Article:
Senseful Senseful - 3 months ago 9
Swift Question

Adding support for the range operator in swift? (e.g. for x in red...violet)

In Swift, we can use range operators (

...
and
..<
) to loop over ranges:

for i in 0...4 { ... }


Assuming I have many colors:

let red: MyColor
let orange: MyColor
let yellow: MyColor
let green: MyColor
let blue: MyColor
let indigo: MyColor
let violet: MyColor

let black: MyColor
let brown: MyColor


How can I support the range operator so that I can loop over the colors in rainbow order?

for rainbowColor in red...violet { ... }

Answer

(Note that this is Swift 3. If you want Swift 2.2, see Senseful's answer, which is basically the same with the old protocols.)

You want Color to be Strideable with a Stride of Int. Then you get ... and ..< for free. Let's do that.

First, I'm going to assume your type is something like this. This is just an example. You could do all kinds of things, as long as you can implement Strideable. You seem to want structs rather than enums (which is fine), so let's do structs. That just means other colors could be added by anyone and you have to consider that in your design. Colors need something to distinguish them, so we'll give them a name. If they were classes, then that would also allow them to be distinguished.

struct Color {
    let name: String

    static let red = Color(name: "red")
    static let orange = Color(name: "orange")
    static let yellow = Color(name: "yellow")
    static let green = Color(name: "green")
    static let blue = Color(name: "blue")
    static let indigo = Color(name: "indigo")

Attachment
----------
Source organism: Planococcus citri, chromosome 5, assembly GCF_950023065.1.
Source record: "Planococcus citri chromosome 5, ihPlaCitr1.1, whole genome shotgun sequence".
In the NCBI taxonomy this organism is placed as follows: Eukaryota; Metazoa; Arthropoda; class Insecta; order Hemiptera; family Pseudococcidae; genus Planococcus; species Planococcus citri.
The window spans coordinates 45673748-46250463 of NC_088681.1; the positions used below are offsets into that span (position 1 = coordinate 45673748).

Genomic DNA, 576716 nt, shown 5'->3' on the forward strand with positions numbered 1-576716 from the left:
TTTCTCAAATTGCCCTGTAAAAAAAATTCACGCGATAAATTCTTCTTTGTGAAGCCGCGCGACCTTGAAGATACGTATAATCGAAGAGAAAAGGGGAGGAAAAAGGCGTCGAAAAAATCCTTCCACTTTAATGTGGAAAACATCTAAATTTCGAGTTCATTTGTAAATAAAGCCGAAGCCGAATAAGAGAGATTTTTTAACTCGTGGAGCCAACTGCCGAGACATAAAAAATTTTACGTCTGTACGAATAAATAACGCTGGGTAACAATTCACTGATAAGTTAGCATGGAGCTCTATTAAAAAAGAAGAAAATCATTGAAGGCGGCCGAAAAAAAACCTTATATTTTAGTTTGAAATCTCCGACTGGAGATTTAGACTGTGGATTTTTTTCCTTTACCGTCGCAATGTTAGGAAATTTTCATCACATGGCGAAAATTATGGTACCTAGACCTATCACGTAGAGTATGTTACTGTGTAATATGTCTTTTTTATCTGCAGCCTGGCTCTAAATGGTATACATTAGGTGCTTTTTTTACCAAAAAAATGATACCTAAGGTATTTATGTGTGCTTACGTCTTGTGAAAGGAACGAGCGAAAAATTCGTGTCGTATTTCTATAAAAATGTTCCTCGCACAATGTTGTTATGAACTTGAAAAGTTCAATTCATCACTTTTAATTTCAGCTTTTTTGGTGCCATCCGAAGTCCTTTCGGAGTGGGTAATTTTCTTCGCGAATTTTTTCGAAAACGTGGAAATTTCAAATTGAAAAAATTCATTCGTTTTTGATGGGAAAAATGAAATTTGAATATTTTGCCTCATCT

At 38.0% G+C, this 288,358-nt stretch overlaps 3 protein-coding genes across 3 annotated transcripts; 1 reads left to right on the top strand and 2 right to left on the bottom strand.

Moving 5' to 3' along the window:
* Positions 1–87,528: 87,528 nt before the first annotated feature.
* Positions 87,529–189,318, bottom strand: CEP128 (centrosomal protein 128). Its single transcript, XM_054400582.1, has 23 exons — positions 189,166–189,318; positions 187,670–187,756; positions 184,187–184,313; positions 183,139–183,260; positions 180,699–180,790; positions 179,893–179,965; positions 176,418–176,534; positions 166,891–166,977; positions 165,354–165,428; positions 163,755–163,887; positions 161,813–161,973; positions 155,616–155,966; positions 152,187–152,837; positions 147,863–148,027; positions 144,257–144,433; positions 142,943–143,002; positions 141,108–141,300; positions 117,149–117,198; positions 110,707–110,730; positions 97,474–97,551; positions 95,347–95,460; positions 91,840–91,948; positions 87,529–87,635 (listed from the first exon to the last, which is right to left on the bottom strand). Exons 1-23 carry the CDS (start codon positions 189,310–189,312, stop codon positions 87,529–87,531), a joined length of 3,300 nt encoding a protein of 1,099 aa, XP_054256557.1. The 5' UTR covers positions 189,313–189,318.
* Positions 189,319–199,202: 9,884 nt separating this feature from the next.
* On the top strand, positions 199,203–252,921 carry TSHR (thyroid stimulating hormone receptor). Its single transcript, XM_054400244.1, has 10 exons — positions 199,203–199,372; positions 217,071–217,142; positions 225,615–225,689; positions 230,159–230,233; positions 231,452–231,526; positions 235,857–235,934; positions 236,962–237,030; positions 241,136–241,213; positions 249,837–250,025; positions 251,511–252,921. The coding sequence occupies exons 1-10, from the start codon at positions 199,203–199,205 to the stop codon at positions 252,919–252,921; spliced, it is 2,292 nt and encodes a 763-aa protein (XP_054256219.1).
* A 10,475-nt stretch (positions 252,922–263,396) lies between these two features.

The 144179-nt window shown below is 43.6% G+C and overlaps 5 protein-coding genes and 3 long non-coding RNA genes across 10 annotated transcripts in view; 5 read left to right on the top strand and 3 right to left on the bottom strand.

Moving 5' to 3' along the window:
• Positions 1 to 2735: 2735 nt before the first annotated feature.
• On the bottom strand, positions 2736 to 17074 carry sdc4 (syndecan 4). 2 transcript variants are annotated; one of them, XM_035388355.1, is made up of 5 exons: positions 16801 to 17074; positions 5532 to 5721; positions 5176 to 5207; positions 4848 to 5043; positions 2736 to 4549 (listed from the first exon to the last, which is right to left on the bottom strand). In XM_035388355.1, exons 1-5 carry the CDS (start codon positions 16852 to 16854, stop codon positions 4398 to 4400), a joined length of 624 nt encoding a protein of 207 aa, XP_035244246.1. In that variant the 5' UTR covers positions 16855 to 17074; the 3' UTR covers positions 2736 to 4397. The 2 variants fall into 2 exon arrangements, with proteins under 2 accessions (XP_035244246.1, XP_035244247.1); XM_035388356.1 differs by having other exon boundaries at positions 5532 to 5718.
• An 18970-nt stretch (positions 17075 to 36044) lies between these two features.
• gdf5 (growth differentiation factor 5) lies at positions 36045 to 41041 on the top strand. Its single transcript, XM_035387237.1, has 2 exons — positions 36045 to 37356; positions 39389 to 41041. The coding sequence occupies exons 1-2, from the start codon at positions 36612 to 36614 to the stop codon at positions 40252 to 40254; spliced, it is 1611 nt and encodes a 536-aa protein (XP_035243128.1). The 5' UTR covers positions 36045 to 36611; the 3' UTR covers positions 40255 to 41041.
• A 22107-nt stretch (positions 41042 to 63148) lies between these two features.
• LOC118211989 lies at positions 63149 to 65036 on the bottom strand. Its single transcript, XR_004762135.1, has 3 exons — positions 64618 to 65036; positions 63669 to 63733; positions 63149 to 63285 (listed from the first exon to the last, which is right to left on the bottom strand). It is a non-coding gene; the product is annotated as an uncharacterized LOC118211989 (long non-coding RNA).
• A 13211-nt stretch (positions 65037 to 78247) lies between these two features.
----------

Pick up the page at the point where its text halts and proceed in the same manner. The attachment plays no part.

static let violet = Color(name: "violet")
}

First rule of Strideable is Equatable.

extension Color: Equatable {
    static func == (lhs: Color, rhs: Color) -> Bool {
        return lhs.name == rhs.name
    }
}

Now that it's possible equate, we should come up with what we mean by "order." Here's one way. Since structs make unexpected values possible, I've said that those are all equal and order before any of my rainbow colors. If this were an enum, we wouldn't have to worry about that case.

extension Color {
    private static let _order: [Color] = [red, orange, yellow, green, blue, indigo, violet]

    private var _indexValue: Int {
        return Color._order.index(of: self) ?? Int.min
    }
}

So with that, we can answer question #2: Comparable:

extension Color: Comparable {
    static func < (lhs: Color, rhs: Color) -> Bool {
        return lhs._indexValue < rhs._indexValue
    }
}

And just one more little step to Strideable:

extension Color: Strideable {
    func advanced(by n: Int) -> Color {
        return Color._order[self._indexValue + n]
    }

    func distance(to other: Color) -> Int {
        return other._indexValue - _indexValue
    }
}

And ta da, your ...:

for rainbowColor: Color in .red ... .violet { print(rainbowColor) }

Now I happen to like enums a lot, and they happen to have a bit of a trick if you try to implement this with an enum, so it's worth noting. For example, say you had:

enum Color {
    case red
    case orange
    case yellow
    case green
    case blue
    case indigo
    case violet
}

It turns out that you can't use index(of:) for computing _indexValue. You get yourself into an infinite loop because it calls distance(to:) in the default == implementation (I'm not actually certain why this happens yet). So you have to implement _indexValue this way:

private var _indexValue: Int {
    switch self {
    case .red: return 0
    case .orange: return 1
    case .yellow: return 2
    case .green: return 3
    case .blue: return 4
    case .indigo: return 5
    case .violet: return 6
    }
}

Huh; that looks an awful lot like a raw value. Yeah. This whole approach is basically attaching raw values from the side without having to modify the type itself. So that's why it's going to seem really similar. The rest is the same as for a struct, and the approach can be applied to anything else that you can figure out how to stride.

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